By Sara Freeland/UGA Today
Like many younger siblings, Marina Martinez followed her older brother to college.
She always looked up to him and saw how much fun he had attending the University of Georgia, being on the spike squad and taking business classes.
But Martinez, already a lifelong Dawg fan, didn’t think UGA was for her because she was born with Down syndrome.
UGA’s Destination Dawgs program
Her brother, Juan Carlos Martinez, a 2018 graduate, encouraged her to apply to UGA’s Destination Dawgs program, where students with intellectual disabilities can attend UGA for two years and learn life skills, independent living and career development.
Two and a half years later, Martinez is finishing up the Destination Dawgs program, offered through UGA’s Institute on Human Development and Disability.
“I feel honored to do this. I wanted really badly to come here,” she said.
She loves “everything about UGA. It’s my home. It makes my heart happy.”
At UGA, Martinez has taken classes in marketing, public relations, advertising and journalism. Some of her Destination Dawgs specific classes have been health and wellness, healthy choices, learning for success, and “Work Ready, World Ready.” She’s met people from across campus and participated in the UGA Mentor Program.
She’s particularly interested in marketing—a subject she was introduced to in high school. “It is my passion,” she said. She’s learned about principles of marketing, consumer marketing and multicultural marketing. She loves learning and talking to people.
Through her time at UGA, Martinez has done video blogs, known as vlogs. She tries to show what her life attending UGA is like—from riding the bus to getting a caramel macchiato at Starbucks, from taking classes in the Terry Business Learning Community to watching “The Bachelor” on Mondays with her roommates.
She is an advocate for Down syndrome, and part of her work is to educate the community about what living with the disability is like. The other part is to inspire others to take advantage of opportunities and grow their skills.
“If I could sit with others with Down syndrome, I’d say, ‘Go to college.’ I want to show them how they can do it themselves. Because I socialize with people of all abilities,” she said. “I know I can live independently. I keep structure [in my day]. I keep track of my life. I’m trying to use all opportunities [I’ve been given] for 22 years now, and I really love what I am doing and try to be the best that I can be.”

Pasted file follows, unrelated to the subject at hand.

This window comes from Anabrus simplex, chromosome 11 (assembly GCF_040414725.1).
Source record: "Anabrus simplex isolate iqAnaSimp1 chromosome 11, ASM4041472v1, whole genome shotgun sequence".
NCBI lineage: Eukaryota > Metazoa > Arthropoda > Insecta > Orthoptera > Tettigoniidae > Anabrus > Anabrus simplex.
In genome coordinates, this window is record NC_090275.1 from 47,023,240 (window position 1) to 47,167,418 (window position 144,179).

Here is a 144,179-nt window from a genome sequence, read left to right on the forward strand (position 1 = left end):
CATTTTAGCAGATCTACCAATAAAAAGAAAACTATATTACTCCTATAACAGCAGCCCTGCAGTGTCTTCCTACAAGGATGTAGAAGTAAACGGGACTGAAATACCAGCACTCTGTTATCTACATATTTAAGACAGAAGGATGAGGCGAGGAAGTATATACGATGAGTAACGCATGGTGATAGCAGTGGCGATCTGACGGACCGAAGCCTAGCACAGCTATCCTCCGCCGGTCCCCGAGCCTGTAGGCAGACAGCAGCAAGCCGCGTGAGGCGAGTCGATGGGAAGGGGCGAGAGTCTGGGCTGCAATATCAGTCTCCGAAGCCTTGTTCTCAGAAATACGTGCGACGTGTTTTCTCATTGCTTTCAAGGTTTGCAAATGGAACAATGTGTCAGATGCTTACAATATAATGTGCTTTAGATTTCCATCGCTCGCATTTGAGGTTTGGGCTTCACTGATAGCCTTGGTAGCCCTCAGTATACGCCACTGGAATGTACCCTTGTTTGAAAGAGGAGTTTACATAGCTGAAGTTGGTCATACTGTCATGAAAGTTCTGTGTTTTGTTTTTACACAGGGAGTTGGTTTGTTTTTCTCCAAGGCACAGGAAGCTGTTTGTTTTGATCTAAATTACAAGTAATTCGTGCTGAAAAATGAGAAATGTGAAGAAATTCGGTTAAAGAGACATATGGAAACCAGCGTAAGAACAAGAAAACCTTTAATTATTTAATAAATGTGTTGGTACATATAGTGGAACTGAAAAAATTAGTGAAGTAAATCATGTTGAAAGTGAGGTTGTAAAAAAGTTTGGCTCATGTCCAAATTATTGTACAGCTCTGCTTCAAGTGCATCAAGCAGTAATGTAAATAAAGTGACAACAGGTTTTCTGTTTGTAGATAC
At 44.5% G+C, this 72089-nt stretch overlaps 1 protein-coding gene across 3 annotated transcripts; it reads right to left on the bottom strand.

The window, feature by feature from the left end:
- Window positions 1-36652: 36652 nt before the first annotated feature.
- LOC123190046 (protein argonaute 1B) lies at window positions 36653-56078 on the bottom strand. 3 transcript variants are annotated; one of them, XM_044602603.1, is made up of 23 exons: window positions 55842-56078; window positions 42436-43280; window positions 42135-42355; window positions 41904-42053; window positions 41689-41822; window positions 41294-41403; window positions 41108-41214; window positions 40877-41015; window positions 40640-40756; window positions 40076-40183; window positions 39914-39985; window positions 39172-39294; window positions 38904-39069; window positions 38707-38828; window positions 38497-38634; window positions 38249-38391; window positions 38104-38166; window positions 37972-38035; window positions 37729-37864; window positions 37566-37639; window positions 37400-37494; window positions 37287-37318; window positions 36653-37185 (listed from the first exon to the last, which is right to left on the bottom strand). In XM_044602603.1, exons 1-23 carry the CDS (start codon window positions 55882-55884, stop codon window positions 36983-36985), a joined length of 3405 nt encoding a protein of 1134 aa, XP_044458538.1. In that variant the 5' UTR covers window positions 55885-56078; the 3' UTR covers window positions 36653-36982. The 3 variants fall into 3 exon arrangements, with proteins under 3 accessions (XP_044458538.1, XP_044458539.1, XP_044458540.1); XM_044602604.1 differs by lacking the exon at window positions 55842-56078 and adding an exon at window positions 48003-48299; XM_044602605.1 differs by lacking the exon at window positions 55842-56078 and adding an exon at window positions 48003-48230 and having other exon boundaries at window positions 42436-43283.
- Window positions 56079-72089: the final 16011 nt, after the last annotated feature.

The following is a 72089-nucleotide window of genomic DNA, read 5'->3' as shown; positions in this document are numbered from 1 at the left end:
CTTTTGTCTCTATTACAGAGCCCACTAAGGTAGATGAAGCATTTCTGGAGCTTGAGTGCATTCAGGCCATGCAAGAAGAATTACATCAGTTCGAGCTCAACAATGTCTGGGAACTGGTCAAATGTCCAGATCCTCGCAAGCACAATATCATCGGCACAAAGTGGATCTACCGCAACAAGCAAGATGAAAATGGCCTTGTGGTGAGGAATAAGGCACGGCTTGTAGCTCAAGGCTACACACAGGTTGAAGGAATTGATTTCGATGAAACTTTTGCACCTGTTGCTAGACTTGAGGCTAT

She’s worked incredibly hard to get to where she is now—undergoing heart surgery, physical therapy, speech therapy and occupational therapy.
“I’ve improved all my skills since day one,” she said. “At first, I didn’t know what’s going to happen to me, but now I’m doing fine. I’m really proud that I’ve made it so far.”
Bringing joy to UGA
She does it all with “an aura of love and positivity,” said Karis Hill, senior coordinator for leadership in the department of engagement, leadership and service. “She is simply one of a kind. From her infectious laugh to her radiant smile, having Marina in the Leadership UGA program was such an impactful experience. She challenged her peers to think critically about how they promote and support the inclusion of all students at UGA. She is a joy to teach and a joy to learn from.”
Jennifer Tull, an intern with the Destination Dawgs program, also said Martinez is a joy to work with. “She is one of the most confident women I know, and that confidence extends into her being an incredible advocate. Not only does she advocate for herself, but she also advocates for everyone that might come after her so that they might have an even better experience than she did. She is a beautiful example of strength and love being combined to create real change.”
And as Martinez finishes up her Certificate in College and Career Readiness, she said she’s a little sad to leave—especially to leave her friends. “I wish I could stay longer,” she said.
One of the best connections she’s made is through an internship experience with UGA’s Institute on Human Development and Disability. IHDD’s Whitney Ostrander, the outreach and dissemination program coordinator, encouraged Martinez to do the vlog. Martinez has loved the opportunity and says it’s one of her favorite memories of UGA.
Like many other May 2021 graduates, Martinez will be looking for a full-time job after graduation. But first, she’ll be celebrating her accomplishment by going on vacation with her family, who have supported her all along the way.
“I’m unbelievably proud of Marina for graduating,” said her brother. “She has always wanted to be treated fairly and given the same opportunities as everyone else, and I think her success at UGA is proof of how much she is capable of accomplishing. Marina has such a fierce sense of pride in being able to call herself a UGA student, and she has so much joy simply being on campus.
“Marina has grown tremendously over her time in Athens, and she has loved the freedom that comes with college. Whether it’s getting involved in various campus organizations and ministries or hanging out with her friends, she has shown how she can live independently and truly take care of herself. I’m so proud of her, and I will always be her biggest supporter. She is the most caring and loving person I know, and I’m a better person because of her.”